Excerpt from Karma
A brand-new diary
How to begin.
How. To. Begin.
Click. Click. Click.
I like the sound of a ballpoint pen.
Click. Click. Click. Click. Click.
I’ll start with the date:
October 27, 1984.
Now the place:
Floating in air over ice.
Thirty-seven thousand feet, the pilot said.
But where exactly?
What latitude and longitude?
Is it Canada or Greenland
that fell away like a great sinking heart?
Is that a rising sun or a setting one?
The golden rays cut loose from India’s plains.
Where am I really?
Nowhere, I guess.
Somewhere between an old life and a new.
Every diary needs one.
A word of greeting to begin it all
the gentle endearment—
(My D bulges into the
margin like a soft balloon.)
Now, a name.
For the one who will listen.
Anne Frank used Kitty. The cat left behind, I
once believed. I was wrong. It was just a name. I
could use Smoke, my real cat left behind, but his
eyes are too pale. You can’t confide to yellow
irises and patchy fur. Besides, the cat likes to
carry the dead in his mouth.
Just a month ago I might have used Helen. My
only friend. Helen of Elsinore, we used to joke. The
face that launched a thousand tractors. But even in the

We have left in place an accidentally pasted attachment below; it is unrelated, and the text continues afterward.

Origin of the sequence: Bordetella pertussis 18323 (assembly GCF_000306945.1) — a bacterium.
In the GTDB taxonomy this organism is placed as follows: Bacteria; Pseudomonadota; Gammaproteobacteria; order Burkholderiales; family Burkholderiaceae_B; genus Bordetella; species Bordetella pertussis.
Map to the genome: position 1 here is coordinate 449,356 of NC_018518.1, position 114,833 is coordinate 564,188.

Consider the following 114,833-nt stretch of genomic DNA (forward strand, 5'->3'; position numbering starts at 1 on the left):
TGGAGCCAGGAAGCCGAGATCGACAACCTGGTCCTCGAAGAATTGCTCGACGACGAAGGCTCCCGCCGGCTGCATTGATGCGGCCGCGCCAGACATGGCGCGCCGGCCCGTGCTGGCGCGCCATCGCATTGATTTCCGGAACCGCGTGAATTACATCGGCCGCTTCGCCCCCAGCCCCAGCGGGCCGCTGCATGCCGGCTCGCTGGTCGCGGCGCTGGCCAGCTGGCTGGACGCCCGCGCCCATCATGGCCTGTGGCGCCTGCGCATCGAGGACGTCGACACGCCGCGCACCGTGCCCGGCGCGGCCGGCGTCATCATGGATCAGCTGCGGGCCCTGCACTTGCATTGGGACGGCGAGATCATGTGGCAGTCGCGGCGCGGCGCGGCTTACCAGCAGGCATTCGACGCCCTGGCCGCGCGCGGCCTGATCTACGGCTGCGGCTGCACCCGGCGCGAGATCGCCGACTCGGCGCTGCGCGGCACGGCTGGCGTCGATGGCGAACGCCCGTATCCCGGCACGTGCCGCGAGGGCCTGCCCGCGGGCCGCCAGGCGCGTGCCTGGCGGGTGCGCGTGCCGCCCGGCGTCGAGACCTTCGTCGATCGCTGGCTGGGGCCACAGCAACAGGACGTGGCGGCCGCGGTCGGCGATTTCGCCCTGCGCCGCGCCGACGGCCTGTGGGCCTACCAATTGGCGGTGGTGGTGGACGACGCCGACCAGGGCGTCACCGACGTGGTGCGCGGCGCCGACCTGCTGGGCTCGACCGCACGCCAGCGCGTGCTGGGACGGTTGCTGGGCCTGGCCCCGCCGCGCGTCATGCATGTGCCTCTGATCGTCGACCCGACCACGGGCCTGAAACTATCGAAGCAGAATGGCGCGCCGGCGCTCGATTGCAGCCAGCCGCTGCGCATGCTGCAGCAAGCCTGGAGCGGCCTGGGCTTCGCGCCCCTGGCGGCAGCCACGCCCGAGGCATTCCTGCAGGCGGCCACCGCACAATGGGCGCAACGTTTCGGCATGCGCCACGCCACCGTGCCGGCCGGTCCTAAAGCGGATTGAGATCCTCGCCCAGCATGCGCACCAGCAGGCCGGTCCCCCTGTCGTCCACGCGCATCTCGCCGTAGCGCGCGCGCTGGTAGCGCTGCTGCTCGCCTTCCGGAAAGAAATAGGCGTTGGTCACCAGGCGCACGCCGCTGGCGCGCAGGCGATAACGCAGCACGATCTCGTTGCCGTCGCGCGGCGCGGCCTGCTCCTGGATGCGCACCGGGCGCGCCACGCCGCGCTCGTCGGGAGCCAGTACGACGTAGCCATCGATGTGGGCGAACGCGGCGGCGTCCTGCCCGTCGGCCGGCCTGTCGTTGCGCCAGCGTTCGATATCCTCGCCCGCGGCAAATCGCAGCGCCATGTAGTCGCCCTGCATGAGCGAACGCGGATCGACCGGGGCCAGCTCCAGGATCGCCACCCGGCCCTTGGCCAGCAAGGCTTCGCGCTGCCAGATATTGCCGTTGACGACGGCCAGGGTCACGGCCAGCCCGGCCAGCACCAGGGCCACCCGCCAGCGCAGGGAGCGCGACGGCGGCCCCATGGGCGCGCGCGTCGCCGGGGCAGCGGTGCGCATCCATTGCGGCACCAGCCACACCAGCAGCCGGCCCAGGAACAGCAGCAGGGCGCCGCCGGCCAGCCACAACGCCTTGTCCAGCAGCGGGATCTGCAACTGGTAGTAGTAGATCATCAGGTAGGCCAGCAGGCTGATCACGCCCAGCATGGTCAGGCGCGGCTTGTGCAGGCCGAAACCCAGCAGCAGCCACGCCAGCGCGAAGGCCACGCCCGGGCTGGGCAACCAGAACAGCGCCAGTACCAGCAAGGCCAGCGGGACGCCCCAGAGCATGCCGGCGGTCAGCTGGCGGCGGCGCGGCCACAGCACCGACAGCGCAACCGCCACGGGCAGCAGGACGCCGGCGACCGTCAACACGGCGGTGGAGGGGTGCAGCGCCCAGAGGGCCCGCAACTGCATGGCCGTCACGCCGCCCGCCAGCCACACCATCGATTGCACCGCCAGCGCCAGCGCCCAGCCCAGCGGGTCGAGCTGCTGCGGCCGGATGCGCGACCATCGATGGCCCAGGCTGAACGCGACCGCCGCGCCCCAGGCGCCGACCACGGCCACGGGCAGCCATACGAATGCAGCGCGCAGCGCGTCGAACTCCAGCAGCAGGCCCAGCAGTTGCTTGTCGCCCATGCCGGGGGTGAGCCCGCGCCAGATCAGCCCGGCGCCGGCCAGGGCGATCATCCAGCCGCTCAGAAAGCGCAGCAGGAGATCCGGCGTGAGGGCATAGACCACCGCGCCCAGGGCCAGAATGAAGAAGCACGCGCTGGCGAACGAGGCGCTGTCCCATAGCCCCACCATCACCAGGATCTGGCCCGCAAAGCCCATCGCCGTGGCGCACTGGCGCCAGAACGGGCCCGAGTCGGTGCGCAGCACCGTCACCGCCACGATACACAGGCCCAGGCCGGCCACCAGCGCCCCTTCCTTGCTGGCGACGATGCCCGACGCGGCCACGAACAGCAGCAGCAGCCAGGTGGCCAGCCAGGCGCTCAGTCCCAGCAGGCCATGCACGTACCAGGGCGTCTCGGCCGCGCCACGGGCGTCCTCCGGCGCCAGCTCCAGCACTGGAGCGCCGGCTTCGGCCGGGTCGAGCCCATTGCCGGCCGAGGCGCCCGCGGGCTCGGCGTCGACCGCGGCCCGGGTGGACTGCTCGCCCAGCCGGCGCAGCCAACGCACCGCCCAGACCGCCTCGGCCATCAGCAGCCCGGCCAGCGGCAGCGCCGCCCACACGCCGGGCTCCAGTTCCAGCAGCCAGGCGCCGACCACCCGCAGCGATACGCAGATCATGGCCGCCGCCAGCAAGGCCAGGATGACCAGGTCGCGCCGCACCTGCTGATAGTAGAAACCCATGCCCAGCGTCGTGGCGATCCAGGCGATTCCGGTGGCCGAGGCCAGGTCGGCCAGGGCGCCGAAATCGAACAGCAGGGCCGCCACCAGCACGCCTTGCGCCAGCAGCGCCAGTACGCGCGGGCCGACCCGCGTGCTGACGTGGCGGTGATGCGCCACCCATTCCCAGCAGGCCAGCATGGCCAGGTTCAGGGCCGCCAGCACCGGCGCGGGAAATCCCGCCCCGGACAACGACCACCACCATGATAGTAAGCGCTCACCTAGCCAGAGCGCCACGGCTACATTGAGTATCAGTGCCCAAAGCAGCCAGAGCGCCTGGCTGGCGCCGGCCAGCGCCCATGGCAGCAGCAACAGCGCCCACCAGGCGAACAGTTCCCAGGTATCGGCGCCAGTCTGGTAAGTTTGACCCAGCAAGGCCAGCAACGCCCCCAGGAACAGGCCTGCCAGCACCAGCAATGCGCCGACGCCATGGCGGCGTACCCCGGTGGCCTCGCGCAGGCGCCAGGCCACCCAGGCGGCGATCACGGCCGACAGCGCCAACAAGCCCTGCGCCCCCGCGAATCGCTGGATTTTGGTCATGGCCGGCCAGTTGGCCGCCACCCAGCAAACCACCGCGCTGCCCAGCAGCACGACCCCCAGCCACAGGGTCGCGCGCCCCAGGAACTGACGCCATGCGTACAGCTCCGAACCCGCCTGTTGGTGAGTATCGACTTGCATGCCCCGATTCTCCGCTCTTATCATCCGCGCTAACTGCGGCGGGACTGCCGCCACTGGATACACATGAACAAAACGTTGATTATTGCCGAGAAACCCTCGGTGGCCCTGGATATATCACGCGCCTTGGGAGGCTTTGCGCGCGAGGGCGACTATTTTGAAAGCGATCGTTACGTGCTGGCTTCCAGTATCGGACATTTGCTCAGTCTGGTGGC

country, the beautiful never understand the lonely.
I think of Michael.
(I can’t stop myself.)
Backrow Michael, sitting behind me in
homeroom. Blue eyes. Blond hair. Perfect
white teeth gnawing on his lower lip. Angelic.
I imagine the entry:
I am flying and thinking of you. This is what I
remember: You took my braid and wrapped it
around your neck like a black satin ribbon. You
pulled my face to your cheek. You breathed on
me, whispering, Who are you? When you bit
my hair, I thought I’d die. Pleasure. Shame.
Your lips. On me.
But you can’t address a boy in a diary, even if you
There’s a black snake around my neck, Michael
shouted. It’s choking me! Everyone in the hallway
looked. Laughed. Michael pretended to wrestle
with my braid until I slipped and fell. On top of
him. My sari unraveling like I was coming apart.
No, you can’t address a boy, even if you think you
And especially, if he loves someone else.
This remains the simple choice.
The anonymous confidante.
Clear and to the point.
But then what’s the point of private words
lingering on the page, undirected? There must be
a listener. The truest friend, Anne had insisted.
Yes. A friend. And now I know.
I write the letter M.
Four strokes with the pen,
two peaks, a mountain of a letter.
The letter a follows—lowercase,
the necessary vowel.
And then I mean to write a t
and then a second a— a perfectly balanced word for my longing:
The name I call my mother.
But my hand slips or is it my mind? The pen dips
on the page, ink fading with the sudden upturned
sweep of a y. A second a appears:
The name that only my mother calls me.
The pen continues to move across the empty page.
Remember that I love you.
Can the dead really speak?
Through the hand and pen of the living?
A mother’s voice floats in from the edge of the
world. A daughter hears the whispers.
Or is it loneliness that conjures
the loved one from the ash?
No one wants to be forgotten.
Not the dead or the living.
I loved you too, Mata. But why did you do what you did?